Many models used in a nonlinear regression analysis converge with no difficulty. In a few cases, however, minor problems may be encountered. In this section, we discuss some practical considerations concerning convergence, which should make the solution of these problems easier.
Our first concern involves the signs of parameters. Suppose we have a model in which all the parameters should be positive to make physical sense. For example, they might be concentrations of reagents, equilibrium constants, and rate constants. Obviously, these parameters cannot have negative values. Suppose we try to run a nonlinear regression analysis and find that one of the parameters, such as /),, consistently goes negative. In extreme cases bx might stay negative, and the analysis might converge with a negative value of b}. This would be a disconcerting result if, for example, b\ represents a rate constant for a chemical reaction for which we have obtained products!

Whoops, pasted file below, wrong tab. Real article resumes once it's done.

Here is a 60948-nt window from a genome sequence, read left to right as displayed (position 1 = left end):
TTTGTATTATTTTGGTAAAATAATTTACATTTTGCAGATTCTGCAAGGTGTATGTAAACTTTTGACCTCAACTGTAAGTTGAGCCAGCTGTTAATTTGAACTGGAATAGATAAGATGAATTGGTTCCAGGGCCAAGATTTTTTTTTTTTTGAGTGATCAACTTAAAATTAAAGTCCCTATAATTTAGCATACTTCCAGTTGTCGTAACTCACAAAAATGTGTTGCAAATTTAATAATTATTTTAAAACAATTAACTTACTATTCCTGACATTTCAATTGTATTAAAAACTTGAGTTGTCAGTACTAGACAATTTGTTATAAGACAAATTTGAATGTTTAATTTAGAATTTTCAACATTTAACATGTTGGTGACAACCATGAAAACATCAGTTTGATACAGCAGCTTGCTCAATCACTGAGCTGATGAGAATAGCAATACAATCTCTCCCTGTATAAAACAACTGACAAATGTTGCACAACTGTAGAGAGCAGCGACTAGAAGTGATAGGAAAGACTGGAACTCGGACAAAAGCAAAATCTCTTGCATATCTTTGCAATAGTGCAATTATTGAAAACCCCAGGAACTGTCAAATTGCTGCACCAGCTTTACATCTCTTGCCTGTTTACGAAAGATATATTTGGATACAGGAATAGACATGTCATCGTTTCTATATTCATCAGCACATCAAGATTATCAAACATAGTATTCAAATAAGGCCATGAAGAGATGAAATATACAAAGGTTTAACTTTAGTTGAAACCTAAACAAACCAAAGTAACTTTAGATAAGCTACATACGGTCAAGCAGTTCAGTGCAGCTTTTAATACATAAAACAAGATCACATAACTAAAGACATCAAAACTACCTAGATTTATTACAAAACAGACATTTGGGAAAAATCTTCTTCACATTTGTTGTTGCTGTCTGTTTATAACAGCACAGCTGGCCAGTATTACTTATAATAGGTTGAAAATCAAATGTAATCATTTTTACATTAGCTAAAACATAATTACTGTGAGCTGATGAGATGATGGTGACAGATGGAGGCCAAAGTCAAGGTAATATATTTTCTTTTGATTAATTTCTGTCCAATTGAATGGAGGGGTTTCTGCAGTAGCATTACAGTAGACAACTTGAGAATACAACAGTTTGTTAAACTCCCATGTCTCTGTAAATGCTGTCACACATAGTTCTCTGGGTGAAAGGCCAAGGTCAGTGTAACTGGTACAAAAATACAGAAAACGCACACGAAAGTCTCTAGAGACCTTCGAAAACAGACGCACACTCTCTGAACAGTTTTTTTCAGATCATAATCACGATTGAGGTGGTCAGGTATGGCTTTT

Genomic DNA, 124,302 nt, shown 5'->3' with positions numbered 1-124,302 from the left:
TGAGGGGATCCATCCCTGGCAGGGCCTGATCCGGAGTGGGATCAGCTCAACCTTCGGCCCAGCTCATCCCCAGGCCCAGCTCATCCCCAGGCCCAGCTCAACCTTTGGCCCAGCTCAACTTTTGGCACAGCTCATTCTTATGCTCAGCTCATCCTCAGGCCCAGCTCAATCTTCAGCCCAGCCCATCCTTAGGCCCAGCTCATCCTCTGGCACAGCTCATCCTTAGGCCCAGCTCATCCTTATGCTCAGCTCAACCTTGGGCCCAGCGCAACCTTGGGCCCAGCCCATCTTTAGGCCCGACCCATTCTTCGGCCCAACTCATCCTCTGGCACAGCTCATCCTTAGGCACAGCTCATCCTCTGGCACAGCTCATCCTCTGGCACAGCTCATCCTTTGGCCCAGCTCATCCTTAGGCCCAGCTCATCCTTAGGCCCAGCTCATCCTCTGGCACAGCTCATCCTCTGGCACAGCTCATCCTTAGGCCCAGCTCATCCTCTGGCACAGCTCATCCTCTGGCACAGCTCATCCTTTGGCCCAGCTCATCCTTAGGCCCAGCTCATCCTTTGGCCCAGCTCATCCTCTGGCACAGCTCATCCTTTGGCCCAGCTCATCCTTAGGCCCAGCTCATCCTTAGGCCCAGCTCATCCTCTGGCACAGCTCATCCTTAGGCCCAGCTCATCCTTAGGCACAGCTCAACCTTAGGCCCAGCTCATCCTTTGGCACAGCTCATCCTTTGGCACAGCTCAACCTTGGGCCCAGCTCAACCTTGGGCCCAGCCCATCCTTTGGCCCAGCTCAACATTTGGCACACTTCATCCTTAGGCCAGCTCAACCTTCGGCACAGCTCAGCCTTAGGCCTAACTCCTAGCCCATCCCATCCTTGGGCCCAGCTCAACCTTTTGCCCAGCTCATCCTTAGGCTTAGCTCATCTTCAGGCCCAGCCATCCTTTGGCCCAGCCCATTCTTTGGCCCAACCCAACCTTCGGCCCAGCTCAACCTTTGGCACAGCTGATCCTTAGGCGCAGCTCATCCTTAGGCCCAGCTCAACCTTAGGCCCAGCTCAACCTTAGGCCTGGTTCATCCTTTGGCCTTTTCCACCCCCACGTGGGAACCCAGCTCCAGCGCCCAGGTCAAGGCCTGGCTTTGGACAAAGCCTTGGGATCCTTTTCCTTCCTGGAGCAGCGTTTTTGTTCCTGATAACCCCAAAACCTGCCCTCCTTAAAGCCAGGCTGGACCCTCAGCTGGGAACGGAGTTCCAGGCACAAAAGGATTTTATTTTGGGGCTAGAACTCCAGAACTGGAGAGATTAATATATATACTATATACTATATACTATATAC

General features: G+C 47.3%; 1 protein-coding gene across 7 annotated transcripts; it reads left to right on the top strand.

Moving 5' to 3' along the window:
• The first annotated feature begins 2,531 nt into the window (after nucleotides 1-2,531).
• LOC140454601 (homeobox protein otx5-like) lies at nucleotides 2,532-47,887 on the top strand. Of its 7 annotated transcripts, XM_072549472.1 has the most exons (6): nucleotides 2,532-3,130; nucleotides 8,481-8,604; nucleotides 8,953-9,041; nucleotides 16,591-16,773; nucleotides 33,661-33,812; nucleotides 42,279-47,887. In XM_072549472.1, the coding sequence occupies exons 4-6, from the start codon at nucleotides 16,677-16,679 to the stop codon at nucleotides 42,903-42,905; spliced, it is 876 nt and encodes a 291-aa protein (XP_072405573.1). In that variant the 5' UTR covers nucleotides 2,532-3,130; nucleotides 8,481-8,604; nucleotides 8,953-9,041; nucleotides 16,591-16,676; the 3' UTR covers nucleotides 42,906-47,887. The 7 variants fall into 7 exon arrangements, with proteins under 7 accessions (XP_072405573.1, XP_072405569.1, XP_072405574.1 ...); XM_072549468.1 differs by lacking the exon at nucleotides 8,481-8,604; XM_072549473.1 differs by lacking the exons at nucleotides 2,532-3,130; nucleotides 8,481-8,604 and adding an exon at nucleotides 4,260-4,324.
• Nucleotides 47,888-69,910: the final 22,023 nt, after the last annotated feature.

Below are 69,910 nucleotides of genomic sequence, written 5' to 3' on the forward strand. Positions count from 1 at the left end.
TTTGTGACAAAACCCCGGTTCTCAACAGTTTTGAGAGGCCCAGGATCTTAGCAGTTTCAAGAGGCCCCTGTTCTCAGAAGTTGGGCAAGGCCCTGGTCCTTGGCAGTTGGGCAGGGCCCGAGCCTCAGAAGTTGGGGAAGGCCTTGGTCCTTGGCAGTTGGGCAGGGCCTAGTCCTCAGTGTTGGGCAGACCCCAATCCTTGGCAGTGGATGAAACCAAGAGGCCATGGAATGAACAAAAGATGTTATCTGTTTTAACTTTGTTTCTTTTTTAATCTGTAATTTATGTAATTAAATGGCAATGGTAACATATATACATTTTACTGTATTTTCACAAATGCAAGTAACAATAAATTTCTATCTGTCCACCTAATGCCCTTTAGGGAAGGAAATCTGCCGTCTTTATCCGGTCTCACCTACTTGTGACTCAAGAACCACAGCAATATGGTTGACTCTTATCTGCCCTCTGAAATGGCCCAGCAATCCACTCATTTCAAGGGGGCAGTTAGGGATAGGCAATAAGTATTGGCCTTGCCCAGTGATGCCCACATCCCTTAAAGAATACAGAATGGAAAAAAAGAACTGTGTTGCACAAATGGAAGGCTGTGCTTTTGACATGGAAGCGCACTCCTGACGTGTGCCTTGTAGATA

It should be realized in the preceding example that the program has found a minimum in the error sum in a physically unrealistic region of parameter space. Both of the solutions to this dilemma that follow strive to keep the value of the error sum away from physically meaningless regions.
The first solution (Table 4.6, method 1) involves simply using a logical statement in the program, in the part that computes y(calc), so that a parameter that becomes negative is forced to go more positive. This will increase the error sum for this cycle and hopefully redirect the search for the minimum in the correct direction. Another possible solution is to penalize the values of y(calc) to increase the error sum greatly if a parameter goes negative (Table 4.6, method 2). Both solutions can be tried in a given situation. In some cases, it may be necessary to force more than one parameter to remain positive. Appropriate logical statements similar to those in Table 4.6 can be employed. Similar approaches can be used to keep parameters negative.
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